The "ni" marker marks the recipient of the action, including locations. Only some verbs can use "ni" for location: specifically, verbs that involve the action being directed and attached to the location. For example, "iru"/"aru" (to exist), "sumu" (to live), "iku" (to go), and "kakureru" (to hide).
This particle is also commonly used when English would use the preposition "for," as it "For me, it's too spicy." or "It's good for cats."
When using passive tense, the に marker marks the passive agent—that is, the person causing the action, which usually translates to "by" in English.
The "de" marker marks the location or time of the action. It can only be used with certain time-nouns. It is not used with days, dates, or specific times.
One of the most common questions whether to use に or で for a location. The important question if the location recieves the action:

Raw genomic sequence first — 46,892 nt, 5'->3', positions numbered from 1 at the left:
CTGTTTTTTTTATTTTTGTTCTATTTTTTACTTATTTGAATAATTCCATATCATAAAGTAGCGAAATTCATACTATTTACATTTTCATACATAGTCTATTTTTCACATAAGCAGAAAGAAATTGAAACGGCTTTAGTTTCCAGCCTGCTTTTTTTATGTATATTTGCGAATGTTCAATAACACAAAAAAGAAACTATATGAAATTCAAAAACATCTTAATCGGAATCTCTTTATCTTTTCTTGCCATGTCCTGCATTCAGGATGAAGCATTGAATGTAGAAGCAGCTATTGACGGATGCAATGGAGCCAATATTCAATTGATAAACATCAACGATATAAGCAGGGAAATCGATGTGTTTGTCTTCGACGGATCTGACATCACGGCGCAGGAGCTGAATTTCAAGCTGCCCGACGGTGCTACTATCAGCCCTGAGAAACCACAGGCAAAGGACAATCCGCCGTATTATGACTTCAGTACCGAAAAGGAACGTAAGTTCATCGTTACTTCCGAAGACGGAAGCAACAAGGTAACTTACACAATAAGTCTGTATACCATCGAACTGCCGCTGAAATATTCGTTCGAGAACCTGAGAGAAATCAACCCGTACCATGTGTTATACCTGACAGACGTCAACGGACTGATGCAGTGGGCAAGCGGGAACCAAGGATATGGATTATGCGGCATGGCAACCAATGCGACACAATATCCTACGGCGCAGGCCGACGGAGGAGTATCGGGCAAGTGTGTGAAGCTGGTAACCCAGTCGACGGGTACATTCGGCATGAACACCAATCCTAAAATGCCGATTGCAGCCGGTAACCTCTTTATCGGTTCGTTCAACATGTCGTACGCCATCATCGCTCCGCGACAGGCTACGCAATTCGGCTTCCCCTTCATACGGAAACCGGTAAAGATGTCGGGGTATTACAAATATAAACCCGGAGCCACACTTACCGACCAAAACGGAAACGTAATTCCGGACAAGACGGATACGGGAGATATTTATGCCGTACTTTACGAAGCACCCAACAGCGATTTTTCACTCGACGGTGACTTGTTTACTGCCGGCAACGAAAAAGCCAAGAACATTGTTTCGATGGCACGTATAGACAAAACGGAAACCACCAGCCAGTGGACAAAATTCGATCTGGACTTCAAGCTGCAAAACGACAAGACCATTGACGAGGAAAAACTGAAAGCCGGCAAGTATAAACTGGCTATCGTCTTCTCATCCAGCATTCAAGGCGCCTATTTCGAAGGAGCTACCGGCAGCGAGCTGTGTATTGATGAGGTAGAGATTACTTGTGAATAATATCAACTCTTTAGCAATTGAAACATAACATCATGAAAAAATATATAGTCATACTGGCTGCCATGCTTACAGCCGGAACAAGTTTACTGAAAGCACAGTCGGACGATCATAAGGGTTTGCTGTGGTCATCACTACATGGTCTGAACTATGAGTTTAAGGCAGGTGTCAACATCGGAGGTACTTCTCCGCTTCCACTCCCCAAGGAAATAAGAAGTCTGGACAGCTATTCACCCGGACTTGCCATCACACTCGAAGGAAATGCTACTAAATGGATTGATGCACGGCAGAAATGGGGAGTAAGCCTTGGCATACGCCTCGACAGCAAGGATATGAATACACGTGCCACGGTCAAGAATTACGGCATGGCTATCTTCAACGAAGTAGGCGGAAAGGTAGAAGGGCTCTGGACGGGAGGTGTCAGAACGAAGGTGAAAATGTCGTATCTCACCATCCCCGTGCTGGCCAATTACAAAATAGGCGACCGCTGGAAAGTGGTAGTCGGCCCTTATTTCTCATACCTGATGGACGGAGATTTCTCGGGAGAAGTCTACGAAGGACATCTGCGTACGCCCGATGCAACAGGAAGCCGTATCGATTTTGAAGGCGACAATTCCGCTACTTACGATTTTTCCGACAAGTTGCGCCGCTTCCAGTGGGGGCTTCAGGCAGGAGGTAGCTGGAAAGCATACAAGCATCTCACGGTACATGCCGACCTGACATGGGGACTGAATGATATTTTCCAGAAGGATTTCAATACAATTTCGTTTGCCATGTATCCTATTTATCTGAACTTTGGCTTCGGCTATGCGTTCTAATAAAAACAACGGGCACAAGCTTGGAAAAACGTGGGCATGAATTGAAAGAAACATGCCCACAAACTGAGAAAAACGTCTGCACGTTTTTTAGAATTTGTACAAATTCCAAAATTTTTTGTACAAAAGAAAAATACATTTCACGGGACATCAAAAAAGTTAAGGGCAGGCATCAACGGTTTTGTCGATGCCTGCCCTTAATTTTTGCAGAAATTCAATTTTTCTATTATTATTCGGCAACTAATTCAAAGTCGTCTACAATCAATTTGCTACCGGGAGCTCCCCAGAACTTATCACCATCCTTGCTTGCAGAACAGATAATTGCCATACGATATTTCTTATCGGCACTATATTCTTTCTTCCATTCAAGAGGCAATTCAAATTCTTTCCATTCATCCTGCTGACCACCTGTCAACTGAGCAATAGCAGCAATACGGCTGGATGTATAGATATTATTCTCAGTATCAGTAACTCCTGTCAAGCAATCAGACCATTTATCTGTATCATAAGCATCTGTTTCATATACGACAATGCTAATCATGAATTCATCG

The "e" marker marks the direction of the action. This is one of a few particles that is written differently than pronounced. Almost any time this particle can be used, "ni" or "made" are prefered. However, it is still useful to remember this particle.
The "kara" marker marks the starting location, time, or the starting point in a range. It can only be used with time or numbers when the verb is "hajimaru" (to begin).
The "made" marker marks the ending location, time, or the ending point in a range. Although it can sometimes be interchangeable with へ and に, it is preferred for a certain set of verbs, like "aruku" (to walk), "hashiru" (to run), and "okiru" (to send).
まで can be followed by に turn the time into a constraint.
"de" is also used to mark the tool (physical or not) used to perform the action. It is not only used for vehicles and utensils, but things like how much you paid for something.
The "to" marker marks the accomplice to the action, willing or unwilling. Note that this is the particle that is used to compare two objects as being the same ("onaji") or different ("chigau").